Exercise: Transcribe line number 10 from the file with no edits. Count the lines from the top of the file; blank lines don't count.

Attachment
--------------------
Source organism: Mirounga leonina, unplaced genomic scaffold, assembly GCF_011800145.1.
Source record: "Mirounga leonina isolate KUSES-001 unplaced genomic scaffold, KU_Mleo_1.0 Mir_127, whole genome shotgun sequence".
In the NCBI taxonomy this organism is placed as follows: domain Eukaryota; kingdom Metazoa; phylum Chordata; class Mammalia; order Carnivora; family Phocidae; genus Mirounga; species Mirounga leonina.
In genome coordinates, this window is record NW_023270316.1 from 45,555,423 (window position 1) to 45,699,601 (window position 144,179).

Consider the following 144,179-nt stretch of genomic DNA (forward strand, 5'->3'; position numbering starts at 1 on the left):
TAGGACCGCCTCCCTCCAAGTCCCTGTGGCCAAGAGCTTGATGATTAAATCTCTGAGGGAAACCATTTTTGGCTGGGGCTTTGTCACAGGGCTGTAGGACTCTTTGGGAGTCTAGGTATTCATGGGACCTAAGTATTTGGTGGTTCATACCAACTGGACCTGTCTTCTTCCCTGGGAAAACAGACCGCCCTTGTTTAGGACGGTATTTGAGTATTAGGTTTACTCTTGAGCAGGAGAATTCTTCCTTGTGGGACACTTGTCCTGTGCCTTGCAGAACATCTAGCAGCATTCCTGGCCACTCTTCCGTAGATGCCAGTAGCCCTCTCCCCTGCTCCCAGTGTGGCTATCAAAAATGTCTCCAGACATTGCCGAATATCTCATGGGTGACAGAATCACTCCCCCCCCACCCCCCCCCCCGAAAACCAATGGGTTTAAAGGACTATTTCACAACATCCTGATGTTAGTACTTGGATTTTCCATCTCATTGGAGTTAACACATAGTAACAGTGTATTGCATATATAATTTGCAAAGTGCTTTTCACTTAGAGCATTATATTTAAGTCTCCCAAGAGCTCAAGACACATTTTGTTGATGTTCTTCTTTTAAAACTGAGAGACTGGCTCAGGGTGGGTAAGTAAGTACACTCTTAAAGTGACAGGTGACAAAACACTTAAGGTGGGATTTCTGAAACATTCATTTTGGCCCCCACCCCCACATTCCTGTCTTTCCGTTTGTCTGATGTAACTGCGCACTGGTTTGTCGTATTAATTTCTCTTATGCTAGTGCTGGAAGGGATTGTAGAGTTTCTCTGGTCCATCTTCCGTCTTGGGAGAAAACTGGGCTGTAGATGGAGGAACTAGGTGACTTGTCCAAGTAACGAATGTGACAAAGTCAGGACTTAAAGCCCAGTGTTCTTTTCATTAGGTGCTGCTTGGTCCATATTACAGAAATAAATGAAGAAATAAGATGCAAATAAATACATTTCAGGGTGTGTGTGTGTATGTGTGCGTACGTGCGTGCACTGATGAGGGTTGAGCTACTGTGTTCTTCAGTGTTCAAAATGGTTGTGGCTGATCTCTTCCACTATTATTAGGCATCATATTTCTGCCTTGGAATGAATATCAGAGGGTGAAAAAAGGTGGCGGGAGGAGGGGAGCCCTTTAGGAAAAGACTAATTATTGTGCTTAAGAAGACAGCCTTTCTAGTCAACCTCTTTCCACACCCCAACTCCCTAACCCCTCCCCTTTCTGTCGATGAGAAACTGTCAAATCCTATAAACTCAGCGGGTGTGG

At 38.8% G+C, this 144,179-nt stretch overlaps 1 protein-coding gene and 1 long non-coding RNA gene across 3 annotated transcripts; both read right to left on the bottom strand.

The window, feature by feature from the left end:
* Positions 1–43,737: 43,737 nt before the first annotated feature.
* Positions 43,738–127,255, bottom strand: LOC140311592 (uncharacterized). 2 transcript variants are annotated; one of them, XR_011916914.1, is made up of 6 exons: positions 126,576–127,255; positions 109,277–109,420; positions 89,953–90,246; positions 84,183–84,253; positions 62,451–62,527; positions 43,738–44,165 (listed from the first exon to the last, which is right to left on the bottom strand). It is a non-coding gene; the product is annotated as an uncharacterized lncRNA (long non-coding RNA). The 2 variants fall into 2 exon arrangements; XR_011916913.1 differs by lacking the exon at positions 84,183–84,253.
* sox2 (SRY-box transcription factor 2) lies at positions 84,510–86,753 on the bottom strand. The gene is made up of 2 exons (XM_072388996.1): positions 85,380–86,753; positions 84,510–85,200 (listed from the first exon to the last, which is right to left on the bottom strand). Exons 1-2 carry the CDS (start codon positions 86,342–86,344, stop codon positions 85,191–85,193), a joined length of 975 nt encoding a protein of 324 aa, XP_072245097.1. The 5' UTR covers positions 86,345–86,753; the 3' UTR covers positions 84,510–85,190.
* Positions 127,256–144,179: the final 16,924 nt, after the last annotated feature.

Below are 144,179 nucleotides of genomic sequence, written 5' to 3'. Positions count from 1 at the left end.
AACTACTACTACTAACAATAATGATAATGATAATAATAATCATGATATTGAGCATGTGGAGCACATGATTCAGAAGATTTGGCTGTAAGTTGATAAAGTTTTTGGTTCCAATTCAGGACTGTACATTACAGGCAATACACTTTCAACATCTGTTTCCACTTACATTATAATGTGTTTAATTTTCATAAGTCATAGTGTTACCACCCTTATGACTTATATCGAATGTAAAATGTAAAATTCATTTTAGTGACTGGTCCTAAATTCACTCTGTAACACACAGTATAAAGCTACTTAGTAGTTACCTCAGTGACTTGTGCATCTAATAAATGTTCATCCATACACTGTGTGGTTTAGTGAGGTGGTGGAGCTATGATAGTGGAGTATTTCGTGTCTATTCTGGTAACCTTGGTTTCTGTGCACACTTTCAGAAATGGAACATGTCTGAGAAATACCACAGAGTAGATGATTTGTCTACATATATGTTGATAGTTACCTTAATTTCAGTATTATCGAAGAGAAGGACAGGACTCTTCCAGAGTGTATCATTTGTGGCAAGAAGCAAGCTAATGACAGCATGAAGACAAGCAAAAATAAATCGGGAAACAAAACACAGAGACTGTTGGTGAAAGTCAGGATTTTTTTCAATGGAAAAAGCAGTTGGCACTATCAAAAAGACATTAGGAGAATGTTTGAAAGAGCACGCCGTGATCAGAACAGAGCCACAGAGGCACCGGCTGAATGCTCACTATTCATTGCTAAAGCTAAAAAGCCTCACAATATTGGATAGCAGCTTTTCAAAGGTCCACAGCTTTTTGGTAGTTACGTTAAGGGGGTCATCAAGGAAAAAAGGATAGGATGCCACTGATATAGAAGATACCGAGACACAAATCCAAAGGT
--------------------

* Positions 43,738–127,255, bottom strand: LOC140311592 (uncharacterized). 2 transcript variants are annotated; one of them, XR_011916914.1, is made up of 6 exons: positions 126,576–127,255; positions 109,277–109,420; positions 89,953–90,246; positions 84,183–84,253; positions 62,451–62,527; positions 43,738–44,165 (listed from the first exon to the last, which is right to left on the bottom strand). It is a non-coding gene; the product is annotated as an uncharacterized lncRNA (long non-coding RNA). The 2 variants fall into 2 exon arrangements; XR_011916913.1 differs by lacking the exon at positions 84,183–84,253.